The poetry of Bowles has not attained a high degree of popularity. He is appreciated more for the purity of his sentiments, than for any loftiness of thought, or richness of fancy. He has never dealt with themes that “stir men's minds;” but has satisfied himself with inculcating lessons of sound morality, and has considered that to lead the heart to virtue is the chiefest duty of the Muse. His style is, as Coleridge described it nearly fifty years ago, “tender, yet manly;" and he has, undoubtedly, brought the accessories of harmonious versification and graceful language to the aid of “right thinking,” and sound judgment. His poems seldom startle or astonish the reader: he does not labour to probe the heart, and depict the more violent passions of human-kind; but he keeps an “even tenor,” and never disappoints or dissatisfies by attempting a higher flight than that which he may safely venture. The main point of his argument against Pope will best exhibit his own character. He considers that from objects sublime or beautiful in themselves, genius will produce more admirable creations than it can from those which are comparatively poor and insignificant: the

topics upon which Mr. Bowles has employed his pen are such, only, as are naturally

ST. MICHAEL'S MOUNT.

Mount AIN no pomp of waving woods hast thou,
That deck with varied shade thy hoary brow;
No sunny meadows at thy feet are spread,
No streamlets sparkle o'er their pebbly bed.
But thou canst boast thy beauties, ample views
That catch the rapt eye of the pausing Muse:
Headlands around new-lighted; sails, and seas
Now glassy smooth, now wrinkling to the breeze;
And when the drizzly winter, wrapt in sleet,
Goes by, and winds and rain thy ramparts beat-
Fancy can see thee standing thus aloof,
And frowning, bleak and bare, and tempest-proof,
Look, as with awful confidence, and brave
The howling hurricane,—the dashing wave;
More graceful when the storm's dark vapours frown,
Than when the summer suns in pomp go down |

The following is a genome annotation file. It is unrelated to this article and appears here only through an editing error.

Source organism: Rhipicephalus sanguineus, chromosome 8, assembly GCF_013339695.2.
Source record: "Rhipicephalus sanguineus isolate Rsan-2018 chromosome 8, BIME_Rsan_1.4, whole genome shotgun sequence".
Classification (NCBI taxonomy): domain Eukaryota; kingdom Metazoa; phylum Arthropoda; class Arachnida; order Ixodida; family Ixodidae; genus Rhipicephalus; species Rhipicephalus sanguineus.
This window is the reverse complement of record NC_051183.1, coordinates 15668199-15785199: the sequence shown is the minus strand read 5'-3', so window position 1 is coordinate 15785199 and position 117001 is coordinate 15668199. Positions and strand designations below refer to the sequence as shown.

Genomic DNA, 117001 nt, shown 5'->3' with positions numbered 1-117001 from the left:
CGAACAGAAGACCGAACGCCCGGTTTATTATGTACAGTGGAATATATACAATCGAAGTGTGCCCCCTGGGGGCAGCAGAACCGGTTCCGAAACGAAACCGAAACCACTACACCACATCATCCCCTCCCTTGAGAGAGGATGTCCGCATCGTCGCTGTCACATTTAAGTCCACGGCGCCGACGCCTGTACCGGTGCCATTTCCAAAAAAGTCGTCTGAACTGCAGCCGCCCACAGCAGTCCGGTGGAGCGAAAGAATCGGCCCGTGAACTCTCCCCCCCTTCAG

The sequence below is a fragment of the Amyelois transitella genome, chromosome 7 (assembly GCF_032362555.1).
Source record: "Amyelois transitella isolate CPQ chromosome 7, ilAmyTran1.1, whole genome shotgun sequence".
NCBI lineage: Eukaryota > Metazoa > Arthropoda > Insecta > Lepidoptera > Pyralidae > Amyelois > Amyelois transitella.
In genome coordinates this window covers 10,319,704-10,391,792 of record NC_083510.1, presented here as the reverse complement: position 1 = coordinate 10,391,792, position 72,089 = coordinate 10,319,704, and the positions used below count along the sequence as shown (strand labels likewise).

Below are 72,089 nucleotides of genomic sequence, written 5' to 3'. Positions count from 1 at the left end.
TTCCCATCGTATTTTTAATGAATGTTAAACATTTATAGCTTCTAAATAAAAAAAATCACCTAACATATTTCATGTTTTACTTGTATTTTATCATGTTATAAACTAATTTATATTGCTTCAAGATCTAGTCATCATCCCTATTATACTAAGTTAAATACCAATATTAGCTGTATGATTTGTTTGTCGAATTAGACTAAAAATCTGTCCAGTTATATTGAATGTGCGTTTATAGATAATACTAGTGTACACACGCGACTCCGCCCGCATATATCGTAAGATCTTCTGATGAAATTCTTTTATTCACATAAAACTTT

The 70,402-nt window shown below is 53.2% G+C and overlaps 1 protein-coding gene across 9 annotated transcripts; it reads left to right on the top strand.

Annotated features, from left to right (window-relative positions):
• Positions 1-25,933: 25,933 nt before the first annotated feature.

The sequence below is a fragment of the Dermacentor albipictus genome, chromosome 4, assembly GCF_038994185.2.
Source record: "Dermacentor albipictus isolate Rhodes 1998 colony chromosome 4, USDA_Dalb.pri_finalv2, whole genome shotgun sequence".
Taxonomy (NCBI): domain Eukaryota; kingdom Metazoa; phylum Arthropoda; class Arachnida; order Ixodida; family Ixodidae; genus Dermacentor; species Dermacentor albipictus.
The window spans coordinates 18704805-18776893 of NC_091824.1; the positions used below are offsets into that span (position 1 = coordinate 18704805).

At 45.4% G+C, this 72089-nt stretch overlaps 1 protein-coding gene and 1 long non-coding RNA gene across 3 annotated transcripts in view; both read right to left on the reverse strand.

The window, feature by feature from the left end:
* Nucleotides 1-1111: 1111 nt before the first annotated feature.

- — . . . ... iv, stauw tilat the coilstuerea initia "" lio ... ot.; and that, according to the “invariable principles” of poetry, the century of fame which had been accorded to the “Essay on Man,” was unmerited. Campbell opened the defence; and Byron stepped forward as a warm, and somewhat angry, advocate. A sort of literary warfare followed; and a host of pamphlets on both sides were rapidly issued. As in all such cases, the question remains precisely where it did. Bowles, however, though he failed in obtaining a victory, and made, we imagine, few converts to his “invariable principles,” manifested during the contest so much judgment and ability, that his reputation as a critic was considerably enhanced. The poetry of Bowles has not attained a high degree of popularity. He is appreciated more for the purity of his sentiments, than for any loftiness of thought, or richness of fancy. He has never dealt with themes that “stir men's minds;” but has satisfied himself with inculcating lessons of sound morality, and has considered that to lead the heart to virtue is the chiefest duty of the Muse. His style is, as Coleridge described it nearly fifty years ago, “tender, yet manly;" and he has, undoubtedly, brought the accessories of harmonious versification and graceful language to the aid of “right thinking,” and sound judgment. His poems seldom startle or astonish the reader: he does not labour to probe the heart, and depict the more violent passions of human-kind; but he keeps an “even tenor,” and never disappoints or dissatisfies by attempting a higher flight than that which he may safely venture. The main point of his argument against Pope will best exhibit his own character. He considers that from objects sublime or beautiful in themselves, genius will produce more admirable creations than it can from those which are comparatively poor and insignificant: the